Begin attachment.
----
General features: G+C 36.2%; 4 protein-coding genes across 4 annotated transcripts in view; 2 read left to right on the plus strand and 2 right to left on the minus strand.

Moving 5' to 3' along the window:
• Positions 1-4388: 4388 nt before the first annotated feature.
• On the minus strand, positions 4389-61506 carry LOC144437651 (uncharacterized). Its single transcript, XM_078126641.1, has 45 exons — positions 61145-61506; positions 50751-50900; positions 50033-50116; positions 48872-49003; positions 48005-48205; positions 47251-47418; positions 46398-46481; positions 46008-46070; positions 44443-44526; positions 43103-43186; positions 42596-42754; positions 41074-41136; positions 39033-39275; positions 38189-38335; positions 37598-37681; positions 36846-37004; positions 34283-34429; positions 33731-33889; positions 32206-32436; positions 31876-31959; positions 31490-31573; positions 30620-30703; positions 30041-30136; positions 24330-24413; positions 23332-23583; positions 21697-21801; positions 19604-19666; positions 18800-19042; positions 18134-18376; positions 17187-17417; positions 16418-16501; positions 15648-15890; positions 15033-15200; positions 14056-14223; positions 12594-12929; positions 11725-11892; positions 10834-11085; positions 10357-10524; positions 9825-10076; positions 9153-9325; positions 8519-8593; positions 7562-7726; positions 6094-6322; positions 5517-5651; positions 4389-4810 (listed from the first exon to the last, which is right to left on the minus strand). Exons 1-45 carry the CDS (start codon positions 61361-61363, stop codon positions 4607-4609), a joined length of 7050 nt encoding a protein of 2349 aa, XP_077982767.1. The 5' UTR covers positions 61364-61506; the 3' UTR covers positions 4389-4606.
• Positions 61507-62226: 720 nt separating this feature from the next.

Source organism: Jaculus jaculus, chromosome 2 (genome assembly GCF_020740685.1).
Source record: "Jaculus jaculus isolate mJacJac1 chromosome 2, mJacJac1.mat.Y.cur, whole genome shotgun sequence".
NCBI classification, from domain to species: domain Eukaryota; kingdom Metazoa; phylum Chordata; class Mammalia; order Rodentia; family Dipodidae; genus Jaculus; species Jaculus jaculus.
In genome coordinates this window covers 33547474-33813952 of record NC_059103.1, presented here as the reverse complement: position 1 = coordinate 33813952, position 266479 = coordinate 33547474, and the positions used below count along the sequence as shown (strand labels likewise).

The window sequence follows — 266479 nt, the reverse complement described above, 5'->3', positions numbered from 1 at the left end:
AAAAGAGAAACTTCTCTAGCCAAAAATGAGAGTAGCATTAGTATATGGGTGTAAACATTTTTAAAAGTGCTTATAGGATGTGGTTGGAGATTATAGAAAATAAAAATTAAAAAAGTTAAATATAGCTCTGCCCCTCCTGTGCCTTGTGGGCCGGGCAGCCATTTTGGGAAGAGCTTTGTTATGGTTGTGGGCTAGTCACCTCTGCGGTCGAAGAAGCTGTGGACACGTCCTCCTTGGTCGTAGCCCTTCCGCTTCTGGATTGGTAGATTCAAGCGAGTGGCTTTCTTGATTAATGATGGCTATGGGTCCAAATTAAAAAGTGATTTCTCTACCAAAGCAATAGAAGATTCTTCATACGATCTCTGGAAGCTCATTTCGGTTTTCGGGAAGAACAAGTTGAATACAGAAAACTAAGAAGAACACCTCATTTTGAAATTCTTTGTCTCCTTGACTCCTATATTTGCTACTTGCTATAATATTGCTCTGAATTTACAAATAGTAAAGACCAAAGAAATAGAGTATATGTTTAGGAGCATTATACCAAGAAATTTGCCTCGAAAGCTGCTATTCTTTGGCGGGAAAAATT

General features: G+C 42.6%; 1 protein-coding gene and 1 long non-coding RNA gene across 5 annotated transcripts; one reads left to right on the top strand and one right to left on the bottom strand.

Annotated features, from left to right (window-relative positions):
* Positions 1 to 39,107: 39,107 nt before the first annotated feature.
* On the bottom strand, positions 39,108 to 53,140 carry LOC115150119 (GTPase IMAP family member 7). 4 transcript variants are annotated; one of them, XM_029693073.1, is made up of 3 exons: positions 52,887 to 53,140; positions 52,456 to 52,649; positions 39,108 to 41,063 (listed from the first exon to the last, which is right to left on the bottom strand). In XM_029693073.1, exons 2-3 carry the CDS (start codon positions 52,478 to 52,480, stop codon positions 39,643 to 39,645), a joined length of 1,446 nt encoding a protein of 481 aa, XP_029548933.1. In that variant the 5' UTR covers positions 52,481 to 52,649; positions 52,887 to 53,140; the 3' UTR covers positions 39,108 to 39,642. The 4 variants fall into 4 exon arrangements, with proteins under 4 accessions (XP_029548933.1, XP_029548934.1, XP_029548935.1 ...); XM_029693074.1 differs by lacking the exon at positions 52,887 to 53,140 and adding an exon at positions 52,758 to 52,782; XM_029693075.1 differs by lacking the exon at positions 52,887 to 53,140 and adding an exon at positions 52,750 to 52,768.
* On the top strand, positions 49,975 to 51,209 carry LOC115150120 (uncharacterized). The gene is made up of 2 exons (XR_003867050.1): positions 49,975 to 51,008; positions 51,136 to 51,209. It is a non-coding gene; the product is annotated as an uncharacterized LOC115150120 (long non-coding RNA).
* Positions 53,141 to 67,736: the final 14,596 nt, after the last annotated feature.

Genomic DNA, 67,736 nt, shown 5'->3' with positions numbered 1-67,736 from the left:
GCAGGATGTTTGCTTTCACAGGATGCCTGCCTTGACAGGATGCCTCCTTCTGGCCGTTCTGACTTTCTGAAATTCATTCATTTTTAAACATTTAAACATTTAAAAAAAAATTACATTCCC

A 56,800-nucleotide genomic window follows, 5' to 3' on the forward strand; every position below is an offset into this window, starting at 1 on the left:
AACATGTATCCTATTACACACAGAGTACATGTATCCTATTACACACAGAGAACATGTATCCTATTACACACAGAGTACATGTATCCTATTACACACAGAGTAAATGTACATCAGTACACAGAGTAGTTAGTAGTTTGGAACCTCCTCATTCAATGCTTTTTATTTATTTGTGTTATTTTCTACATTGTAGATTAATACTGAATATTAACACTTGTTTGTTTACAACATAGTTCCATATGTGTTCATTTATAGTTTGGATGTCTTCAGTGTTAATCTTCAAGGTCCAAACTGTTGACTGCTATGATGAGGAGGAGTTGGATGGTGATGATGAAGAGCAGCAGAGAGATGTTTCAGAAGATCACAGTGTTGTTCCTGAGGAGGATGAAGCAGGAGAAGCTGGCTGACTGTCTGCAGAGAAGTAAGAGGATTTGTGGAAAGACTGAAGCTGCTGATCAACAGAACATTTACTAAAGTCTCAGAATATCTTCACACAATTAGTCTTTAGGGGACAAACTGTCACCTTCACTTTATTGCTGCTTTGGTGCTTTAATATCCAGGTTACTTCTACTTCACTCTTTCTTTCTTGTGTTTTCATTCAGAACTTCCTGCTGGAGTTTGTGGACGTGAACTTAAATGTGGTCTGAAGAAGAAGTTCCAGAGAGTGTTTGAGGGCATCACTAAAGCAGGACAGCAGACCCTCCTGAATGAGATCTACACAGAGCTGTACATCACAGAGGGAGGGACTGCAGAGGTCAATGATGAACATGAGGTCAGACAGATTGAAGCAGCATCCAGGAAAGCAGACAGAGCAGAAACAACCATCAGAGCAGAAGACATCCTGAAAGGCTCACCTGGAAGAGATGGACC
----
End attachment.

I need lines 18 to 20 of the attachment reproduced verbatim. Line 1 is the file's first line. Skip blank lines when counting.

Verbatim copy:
Genomic DNA, 67,736 nt, shown 5'->3' with positions numbered 1-67,736 from the left:
GCAGGATGTTTGCTTTCACAGGATGCCTGCCTTGACAGGATGCCTCCTTCTGGCCGTTCTGACTTTCTGAAATTCATTCATTTTTAAACATTTAAACATTTAAAAAAAAATTACATTCCC

A 56,800-nucleotide genomic window follows, 5' to 3' on the forward strand; every position below is an offset into this window, starting at 1 on the left: